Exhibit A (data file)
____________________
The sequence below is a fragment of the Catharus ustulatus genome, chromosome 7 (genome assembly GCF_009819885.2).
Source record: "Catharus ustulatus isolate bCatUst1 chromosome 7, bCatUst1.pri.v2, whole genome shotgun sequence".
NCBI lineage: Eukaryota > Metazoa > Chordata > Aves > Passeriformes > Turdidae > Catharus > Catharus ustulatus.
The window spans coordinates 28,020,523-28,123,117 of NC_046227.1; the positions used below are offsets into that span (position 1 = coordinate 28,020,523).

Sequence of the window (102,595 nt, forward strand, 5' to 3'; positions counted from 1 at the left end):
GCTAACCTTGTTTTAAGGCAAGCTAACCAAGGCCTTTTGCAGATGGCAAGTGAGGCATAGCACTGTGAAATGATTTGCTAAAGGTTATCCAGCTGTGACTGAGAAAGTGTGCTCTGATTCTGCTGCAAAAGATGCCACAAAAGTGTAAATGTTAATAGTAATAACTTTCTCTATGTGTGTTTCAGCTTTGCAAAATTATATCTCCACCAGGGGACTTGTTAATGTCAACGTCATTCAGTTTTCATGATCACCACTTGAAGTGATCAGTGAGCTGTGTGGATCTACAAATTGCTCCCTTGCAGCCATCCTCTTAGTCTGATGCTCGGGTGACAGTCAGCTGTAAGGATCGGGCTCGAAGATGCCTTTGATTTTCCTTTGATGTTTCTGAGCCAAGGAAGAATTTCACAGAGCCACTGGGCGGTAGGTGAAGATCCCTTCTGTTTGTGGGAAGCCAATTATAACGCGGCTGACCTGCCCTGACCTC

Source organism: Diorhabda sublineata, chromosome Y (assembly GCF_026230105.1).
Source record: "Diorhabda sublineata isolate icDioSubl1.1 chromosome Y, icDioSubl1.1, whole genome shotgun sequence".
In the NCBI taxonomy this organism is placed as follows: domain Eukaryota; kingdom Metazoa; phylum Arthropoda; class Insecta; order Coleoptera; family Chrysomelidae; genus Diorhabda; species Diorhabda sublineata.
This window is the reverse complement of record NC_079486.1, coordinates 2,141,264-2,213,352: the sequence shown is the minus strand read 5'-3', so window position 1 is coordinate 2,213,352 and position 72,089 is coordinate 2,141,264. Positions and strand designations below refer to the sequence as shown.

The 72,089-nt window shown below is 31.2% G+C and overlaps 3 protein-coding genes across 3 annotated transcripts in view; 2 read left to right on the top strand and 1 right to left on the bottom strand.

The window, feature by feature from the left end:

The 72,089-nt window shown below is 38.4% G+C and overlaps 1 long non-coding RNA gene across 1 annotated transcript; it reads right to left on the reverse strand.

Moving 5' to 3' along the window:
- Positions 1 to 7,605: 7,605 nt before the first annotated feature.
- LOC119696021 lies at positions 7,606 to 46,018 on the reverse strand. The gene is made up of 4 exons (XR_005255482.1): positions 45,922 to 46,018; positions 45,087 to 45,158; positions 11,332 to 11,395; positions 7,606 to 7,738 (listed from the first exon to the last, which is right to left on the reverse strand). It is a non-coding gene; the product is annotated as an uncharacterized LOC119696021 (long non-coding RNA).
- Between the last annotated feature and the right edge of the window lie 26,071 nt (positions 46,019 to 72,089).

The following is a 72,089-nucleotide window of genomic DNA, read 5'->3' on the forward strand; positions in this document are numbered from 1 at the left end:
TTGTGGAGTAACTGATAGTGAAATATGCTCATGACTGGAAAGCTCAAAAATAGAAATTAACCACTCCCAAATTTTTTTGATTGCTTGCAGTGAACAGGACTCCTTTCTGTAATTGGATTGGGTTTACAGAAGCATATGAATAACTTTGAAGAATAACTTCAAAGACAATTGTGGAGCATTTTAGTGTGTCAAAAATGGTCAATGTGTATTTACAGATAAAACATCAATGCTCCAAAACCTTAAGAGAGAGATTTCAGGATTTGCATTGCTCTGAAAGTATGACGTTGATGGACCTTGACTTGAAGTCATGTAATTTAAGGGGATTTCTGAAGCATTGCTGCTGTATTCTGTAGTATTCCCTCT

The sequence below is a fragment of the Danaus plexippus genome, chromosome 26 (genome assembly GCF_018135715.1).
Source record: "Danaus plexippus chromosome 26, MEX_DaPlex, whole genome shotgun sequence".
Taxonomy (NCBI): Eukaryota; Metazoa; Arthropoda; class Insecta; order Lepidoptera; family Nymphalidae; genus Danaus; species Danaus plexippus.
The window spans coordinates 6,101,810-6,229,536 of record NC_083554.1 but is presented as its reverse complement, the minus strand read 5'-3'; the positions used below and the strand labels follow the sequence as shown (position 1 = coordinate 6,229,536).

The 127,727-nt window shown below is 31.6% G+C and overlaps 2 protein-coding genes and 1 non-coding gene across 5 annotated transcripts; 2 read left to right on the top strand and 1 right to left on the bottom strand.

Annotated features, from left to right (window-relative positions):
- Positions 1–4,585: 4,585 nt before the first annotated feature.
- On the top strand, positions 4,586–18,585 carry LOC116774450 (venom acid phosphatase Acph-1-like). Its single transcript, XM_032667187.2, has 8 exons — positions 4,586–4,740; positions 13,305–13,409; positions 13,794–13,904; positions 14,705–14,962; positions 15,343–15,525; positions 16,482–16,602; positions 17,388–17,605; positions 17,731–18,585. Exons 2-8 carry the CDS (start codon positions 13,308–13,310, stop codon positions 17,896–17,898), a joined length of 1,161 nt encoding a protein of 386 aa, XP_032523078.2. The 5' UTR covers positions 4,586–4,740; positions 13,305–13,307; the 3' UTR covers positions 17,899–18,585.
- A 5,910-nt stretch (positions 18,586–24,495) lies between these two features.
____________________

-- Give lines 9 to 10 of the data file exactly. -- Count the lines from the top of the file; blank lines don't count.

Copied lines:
In the NCBI taxonomy this organism is placed as follows: domain Eukaryota; kingdom Metazoa; phylum Arthropoda; class Insecta; order Coleoptera; family Chrysomelidae; genus Diorhabda; species Diorhabda sublineata.
This window is the reverse complement of record NC_079486.1, coordinates 2,141,264-2,213,352: the sequence shown is the minus strand read 5'-3', so window position 1 is coordinate 2,213,352 and position 72,089 is coordinate 2,141,264. Positions and strand designations below refer to the sequence as shown.